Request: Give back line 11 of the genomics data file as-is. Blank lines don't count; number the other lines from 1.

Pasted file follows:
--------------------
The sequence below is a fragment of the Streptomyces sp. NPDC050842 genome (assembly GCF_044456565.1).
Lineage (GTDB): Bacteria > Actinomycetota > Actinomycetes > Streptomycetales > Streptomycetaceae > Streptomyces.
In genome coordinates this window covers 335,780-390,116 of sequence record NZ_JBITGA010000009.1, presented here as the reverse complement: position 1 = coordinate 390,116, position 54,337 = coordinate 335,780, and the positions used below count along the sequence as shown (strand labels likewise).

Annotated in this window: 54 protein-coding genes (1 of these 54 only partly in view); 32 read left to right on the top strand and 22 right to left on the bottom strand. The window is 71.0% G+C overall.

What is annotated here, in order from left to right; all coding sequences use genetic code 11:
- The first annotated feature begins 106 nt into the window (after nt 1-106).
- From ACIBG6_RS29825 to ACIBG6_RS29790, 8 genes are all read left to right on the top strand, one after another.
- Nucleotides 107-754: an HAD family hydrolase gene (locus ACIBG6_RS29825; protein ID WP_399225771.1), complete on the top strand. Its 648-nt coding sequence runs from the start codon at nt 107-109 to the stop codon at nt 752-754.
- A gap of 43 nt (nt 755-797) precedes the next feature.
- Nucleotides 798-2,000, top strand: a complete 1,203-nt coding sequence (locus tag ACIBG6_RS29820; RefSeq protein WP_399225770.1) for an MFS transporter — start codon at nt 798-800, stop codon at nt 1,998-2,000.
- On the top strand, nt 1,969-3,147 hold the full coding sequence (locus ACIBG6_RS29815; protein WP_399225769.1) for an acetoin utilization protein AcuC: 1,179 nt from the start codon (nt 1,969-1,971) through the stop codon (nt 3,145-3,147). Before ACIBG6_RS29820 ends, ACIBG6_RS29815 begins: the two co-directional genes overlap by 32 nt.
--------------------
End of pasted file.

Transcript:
- On the top strand, nt 1,969-3,147 hold the full coding sequence (locus ACIBG6_RS29815; protein WP_399225769.1) for an acetoin utilization protein AcuC: 1,179 nt from the start codon (nt 1,969-1,971) through the stop codon (nt 3,145-3,147). Before ACIBG6_RS29820 ends, ACIBG6_RS29815 begins: the two co-directional genes overlap by 32 nt.